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peculiar feature on the shores and in the bays of the merits. B., though he wrote much afterwards, never upper part of the Firth of Forth. But when a equalled his first performance. He died in January similar method was more recently introduced in an 1803. extensive moss in the low lands of Renfrewshire,

BO'GEN, a town of Bavaria, in the circle of Lower the Clyde trustees interposed to prevent it, in the Bavaria, situated on the left bank of the Danube, interests of the navigation of the river. A portion about six miles east of Straubing. It has extensive of the peat, taken from the upper surface, is not breweries, but is chiefly celebrated for its chapel, unfrequently burned in heaps upon the spot, the still a place of pilgrimage, built on a neighbouring ashes becoming a manure, and assisting in the forma- height. Here, according to tradition, a hollow stone tion of a soil.

image of the Virgin floated up by the river, remained Of course, the first essential in the reclaiming of stationary; and its miraculous arrival had the effect bogs is drainage. The method of effecting this of converting a notorious robber-chief, the ruins oi must be varied according to circumstances; but whose castle now enclose the church. Innumerable very frequently, after a general outlet with suffi- pilgrims flocked to the image, including, at various cient fall has been secured, wide open drains are times, the German emperors, and the monks grew cut, by which the bog is divided into strips, which very wealthy on their offerings. Pop. 1200. again are traversed and subdivided by smaller drains. When these drains þegin to serve their purpose, in history as president of the far-famed synod of

BOGERMANN, JOHANN, who occupies a place the surface of the bog sinks, and their is reduced ; they are then often deepened, and Dort, was born in 1576, at the village of Oplewert, in

Friesland. He took a violent part in the religious at last a permanent system of covered drains emptying themselves into open ditches is thus controversies which inflamed, with unwontedofire, formed, and fits the land for all the purposes of His hatred of Arminianism extended itself (as theo

the Dutch mind at the beginning of the 17th century. agriculture. It is, however, often ploughed before this state of things is attained, the plough-horses logical hatred generally does) to the persons who being shod with the pattens already mentioned, and upheld it, and his zeal was on various occasions socks and coulters of unusual sharpness being Had the misfortune to differ in opinion from him.

gratified by securing the punishment of those who employed for the cutting of the bog. implements have also been devised for cutting the He translated and recommended Beza's book on the

Capital Punishment of Heretics; and about the year moss, to facilitate cultivation. Lime, calcareous şand, clay, and other manures are applied, accord- 1614, ventured to assail the great Grotius in a poleming to circumstances, to promote the conversion of ical treatise, which, along with most of the angry the peat into useful soil. Sometimes the first crop 1618, B. was elected president of the synod of Dort;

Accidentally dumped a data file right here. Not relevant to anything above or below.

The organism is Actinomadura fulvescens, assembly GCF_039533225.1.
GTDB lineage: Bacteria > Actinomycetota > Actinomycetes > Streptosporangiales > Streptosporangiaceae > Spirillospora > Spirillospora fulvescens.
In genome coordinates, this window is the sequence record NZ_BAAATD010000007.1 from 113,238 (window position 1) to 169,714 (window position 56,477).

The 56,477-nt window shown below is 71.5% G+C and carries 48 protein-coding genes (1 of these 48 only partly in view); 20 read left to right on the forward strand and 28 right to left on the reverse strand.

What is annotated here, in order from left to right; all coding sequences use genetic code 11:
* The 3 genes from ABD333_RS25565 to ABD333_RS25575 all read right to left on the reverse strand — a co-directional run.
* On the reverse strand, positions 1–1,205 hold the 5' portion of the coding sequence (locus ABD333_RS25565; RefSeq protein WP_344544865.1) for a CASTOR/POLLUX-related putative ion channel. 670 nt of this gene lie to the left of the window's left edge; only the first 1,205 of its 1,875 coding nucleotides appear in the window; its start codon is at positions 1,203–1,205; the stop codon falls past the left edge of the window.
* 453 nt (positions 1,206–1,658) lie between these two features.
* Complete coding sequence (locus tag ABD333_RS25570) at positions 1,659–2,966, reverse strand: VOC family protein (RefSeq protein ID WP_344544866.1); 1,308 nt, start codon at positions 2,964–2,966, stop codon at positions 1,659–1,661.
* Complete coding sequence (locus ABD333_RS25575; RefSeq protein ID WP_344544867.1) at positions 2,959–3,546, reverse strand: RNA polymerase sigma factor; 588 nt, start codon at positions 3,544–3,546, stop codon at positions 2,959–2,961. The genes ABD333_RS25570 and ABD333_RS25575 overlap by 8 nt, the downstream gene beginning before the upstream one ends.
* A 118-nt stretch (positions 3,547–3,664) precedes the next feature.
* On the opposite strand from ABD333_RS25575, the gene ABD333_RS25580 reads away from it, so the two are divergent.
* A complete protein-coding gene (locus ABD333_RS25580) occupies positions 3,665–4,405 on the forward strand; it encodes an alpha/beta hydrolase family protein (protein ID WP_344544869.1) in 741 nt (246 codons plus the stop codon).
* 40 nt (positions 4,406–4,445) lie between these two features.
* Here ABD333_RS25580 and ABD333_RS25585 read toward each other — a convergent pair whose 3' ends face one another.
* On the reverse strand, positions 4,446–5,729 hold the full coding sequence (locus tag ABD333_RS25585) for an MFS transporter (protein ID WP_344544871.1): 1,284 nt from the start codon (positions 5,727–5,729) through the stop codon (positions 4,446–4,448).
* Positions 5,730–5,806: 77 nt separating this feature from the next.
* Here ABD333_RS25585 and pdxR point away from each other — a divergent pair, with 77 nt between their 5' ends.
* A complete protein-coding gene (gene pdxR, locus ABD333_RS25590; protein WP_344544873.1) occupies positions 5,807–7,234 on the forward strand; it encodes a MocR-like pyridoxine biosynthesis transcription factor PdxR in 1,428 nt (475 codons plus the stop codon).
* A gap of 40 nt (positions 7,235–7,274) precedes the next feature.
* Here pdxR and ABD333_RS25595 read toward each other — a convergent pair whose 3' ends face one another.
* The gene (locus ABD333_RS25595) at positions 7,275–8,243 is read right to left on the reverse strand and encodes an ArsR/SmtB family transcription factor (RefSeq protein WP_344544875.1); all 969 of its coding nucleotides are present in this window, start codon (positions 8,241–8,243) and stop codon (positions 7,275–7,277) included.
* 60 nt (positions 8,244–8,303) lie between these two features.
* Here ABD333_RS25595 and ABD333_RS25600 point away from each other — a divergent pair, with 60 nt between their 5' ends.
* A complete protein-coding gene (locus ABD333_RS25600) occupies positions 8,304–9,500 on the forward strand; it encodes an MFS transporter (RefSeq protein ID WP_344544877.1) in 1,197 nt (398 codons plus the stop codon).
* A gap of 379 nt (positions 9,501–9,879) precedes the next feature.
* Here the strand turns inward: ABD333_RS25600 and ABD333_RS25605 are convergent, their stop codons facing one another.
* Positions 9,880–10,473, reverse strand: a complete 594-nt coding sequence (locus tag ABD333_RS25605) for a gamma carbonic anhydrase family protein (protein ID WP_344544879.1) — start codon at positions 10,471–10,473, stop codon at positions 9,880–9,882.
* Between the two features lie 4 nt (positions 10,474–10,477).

literature of the period, has properly perished. In taken from the ploughed bog is a crop of oats; 1618, B. was elected president of the synod of Dort; sometimes it is found preferable to begin with rape, satisfaction to the Frieslanders who had delegated

but his conduct there does not seem to have given turnip, or the like. In some places in the North of Ireland, tiorin grass (see BENT Grass) has been him, for he was accused on his return of having sown on bogs in process of being reclaimed and exceeded his instructions. For one thing, however, enormous crops have been obtained.—See WASTE Bible in the vernacular. Four other persons were

B. deserves great credit, his translation of the

associated with him in the task, but the translation BO'GAN, or NEW-YEAR RIVER, the Allan of the Old Testament is chiefly B.'s work, and is Water of Oxley, an interior stream of East Australia, characterised by taste, fidelity, and purity of joins the Darling, after a generally north-west course language. It is still used in the Dutch churches. of more than 300 miles, about lat. 30' S., and long. B. died in 1633, at Franeker, in the university of 146° E. Its source is in the Harvey Range, about which he was primarius professor of livinity. lat. 33° S., and long. 148° 30' E.

BOGIIA'Z KIE'UI, KE’WEE, or KOI, a village BOG BUTTER, a very peculiar mineral sub- of Asia Minor, pashalic of Sivas, 88 miles S. W. of stance, which is found in some of the bogs of Ireland. Amasia. In its vicinity are the ruins of a magnificent It is evidently of vegetable origin, and has been temple, supposed to be that of Jupiter which Strabo formed by the decomposition of the peat amidst mentions (lib. xii.). A perfect ground-plan of the which it is found. In composition and qualities it building still remains; the length outside is 219 feet, exhibits a general agreement with bitumen, asphalt, the breadth, 140 feet, while the cella measures 87 auber, and the other mineral resins; all of which are feet by 65.' There are several other ruins which not improbably supposed to resemble it also in their seem to identify B. K. as the ancient Tavium. origin, although perhaps it is the most recent of them all. It contains about 74 per cent. of carbon ; its